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Author Topic: My reviews of Soulless and Boneshaker  (Read 1055 times)
dminoz
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« on: November 03, 2010, 11:51:08 am »

I've just read Cherie Priest's Boneshaker and Gail Carriger's Soulless, and I've blogged my impressions here: http://dminoz.posterous.com/.

I think Ms Carriger is a real writing standout...
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Mr Peter Harrow, Esq
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« Reply #1 on: November 21, 2010, 09:00:07 pm »

Souless was given away at The Asylum as a gift for every Member. I am not sure I would otherwise have read it, it is far away from my normal read, but I enjoyed it enough to buy the next two, which have less of the cringemaking elements I had to balance against the elements I enjoyed. Its the parts which are remiscent of slash which I find uncomfortable, this was toned down in the other two books thank god. The sexual politics expressed in the books are appropriate for the era, but the execution of them is modern and that is jarring.

The parts I like are the realization of this supernatural alternate Victorian Britain and the comedy of manners background. I think the first book just tries too hard, but Ms Carriger appears to have realized this and corrected it.
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« Reply #2 on: November 21, 2010, 10:49:13 pm »

I'm reading the third Parasol Protectorate book (Blameless) now and I really enjoy the series (although I'm not particularly happy with a certain werewolf at the moment).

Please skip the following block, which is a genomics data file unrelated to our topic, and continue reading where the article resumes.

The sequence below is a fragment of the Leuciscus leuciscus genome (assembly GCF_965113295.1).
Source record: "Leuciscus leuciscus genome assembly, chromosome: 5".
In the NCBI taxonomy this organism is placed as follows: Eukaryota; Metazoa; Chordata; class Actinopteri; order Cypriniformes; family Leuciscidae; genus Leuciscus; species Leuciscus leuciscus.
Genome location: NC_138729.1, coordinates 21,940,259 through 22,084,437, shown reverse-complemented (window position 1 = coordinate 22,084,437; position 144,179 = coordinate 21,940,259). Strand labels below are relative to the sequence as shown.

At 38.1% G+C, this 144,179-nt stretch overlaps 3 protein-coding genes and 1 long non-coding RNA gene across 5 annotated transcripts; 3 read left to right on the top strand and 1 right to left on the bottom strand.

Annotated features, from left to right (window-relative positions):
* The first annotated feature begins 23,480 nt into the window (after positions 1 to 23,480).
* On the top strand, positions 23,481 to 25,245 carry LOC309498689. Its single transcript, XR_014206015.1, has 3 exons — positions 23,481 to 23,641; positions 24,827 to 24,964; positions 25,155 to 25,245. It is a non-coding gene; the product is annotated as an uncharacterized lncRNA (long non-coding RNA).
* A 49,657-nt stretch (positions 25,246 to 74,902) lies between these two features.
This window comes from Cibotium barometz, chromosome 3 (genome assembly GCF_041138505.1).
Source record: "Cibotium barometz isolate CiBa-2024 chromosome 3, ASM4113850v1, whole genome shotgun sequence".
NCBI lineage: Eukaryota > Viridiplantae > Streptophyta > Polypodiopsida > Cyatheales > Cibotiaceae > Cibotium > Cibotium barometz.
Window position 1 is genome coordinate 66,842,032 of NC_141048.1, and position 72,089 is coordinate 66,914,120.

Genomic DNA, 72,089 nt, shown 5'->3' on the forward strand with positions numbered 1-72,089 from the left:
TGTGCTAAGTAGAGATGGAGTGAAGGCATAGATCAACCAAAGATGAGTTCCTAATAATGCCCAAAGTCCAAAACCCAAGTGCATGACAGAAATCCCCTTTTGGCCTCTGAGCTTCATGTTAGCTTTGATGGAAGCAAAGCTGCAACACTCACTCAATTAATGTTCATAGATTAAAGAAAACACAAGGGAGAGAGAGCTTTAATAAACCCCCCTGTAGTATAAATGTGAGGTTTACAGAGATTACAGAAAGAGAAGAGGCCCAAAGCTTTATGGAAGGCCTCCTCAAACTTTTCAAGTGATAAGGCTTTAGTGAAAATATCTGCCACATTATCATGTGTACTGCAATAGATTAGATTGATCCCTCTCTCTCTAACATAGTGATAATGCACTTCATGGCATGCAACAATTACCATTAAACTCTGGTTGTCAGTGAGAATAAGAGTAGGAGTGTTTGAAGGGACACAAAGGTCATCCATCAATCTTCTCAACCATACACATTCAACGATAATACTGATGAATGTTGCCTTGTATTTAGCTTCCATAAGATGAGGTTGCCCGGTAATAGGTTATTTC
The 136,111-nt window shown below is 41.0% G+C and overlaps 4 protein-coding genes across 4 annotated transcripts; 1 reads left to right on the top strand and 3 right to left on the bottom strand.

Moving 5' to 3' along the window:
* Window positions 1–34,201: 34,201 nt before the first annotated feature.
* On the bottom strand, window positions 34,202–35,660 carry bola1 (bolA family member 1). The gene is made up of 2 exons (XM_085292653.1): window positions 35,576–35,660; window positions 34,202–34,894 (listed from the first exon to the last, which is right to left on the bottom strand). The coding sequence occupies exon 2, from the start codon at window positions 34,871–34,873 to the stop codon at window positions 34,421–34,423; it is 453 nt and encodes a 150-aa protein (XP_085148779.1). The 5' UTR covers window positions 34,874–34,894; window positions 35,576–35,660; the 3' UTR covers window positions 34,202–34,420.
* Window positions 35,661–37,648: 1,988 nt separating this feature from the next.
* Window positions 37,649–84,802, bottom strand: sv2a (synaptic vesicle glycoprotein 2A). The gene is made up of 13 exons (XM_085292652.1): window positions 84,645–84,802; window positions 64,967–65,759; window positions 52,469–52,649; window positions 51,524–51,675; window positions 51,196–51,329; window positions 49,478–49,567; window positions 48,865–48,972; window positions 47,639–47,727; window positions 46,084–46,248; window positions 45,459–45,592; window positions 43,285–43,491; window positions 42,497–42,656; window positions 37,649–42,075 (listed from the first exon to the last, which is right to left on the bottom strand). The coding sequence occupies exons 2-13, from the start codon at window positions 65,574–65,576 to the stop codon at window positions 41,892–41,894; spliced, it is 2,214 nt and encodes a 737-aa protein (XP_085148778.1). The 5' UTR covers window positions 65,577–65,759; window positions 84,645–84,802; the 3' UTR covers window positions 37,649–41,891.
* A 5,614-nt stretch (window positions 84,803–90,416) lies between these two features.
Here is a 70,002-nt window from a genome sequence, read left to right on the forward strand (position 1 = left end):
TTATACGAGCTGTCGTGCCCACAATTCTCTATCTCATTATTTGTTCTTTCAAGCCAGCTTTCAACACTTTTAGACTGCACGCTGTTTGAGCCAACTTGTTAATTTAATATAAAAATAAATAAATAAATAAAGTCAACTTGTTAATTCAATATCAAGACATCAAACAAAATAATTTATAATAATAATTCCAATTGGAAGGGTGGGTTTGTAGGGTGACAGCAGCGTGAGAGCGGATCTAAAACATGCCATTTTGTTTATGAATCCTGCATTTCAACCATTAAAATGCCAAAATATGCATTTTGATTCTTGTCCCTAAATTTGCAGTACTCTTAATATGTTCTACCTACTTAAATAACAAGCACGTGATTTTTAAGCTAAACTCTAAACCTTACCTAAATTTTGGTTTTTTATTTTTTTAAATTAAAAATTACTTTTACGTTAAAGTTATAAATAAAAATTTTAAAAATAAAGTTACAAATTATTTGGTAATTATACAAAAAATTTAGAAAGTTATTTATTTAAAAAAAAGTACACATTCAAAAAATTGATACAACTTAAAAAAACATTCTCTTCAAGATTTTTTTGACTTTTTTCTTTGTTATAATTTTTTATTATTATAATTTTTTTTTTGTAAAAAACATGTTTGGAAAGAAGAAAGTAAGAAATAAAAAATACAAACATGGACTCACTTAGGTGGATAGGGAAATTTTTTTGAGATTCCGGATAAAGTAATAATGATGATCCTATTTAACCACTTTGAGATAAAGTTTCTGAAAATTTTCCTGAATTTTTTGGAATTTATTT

I tend to agree with some of your points regarding Boneshaker.  I found it somewhat laborious to slog through.  I found the world setting interesting, but the characters didn't grip me.  I ended up reading it in installments while reading several other books between installments.  I did like it enough to read the pseudo-sequel, Dreadnought, and I thoroughly enjoyed that book.  Perhaps because I found the characters more interesting and perhaps because the setting was not so claustrophobic (even though almost all of the action actually takes place in the smaller, more-enclosed space of a train), the book was much less constricted feeling.  I also liked the revelation regarding the current status of some of the main characters of Boneshaker in Dreadnought.  I found the sequel so enjoyable that I just downloaded the novella set in the same world, Clementine, as an e-book (actually I read them all on the Kindle App on my iPhone).
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Rockula
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« Reply #3 on: November 22, 2010, 03:05:37 pm »

I loved 'Soulless' and will be reading the sequels. The elements that others seem to take humbrage too (the 'physical' stuff) seems quite tame to me and didn't reduce my reading pleasure. I liked the characters and finished thinking 'I'd like to hear more about these folks'.

I had one quibble though. I thought that Alexia, who is described as 'soulless' seemed to have plenty of it. Grin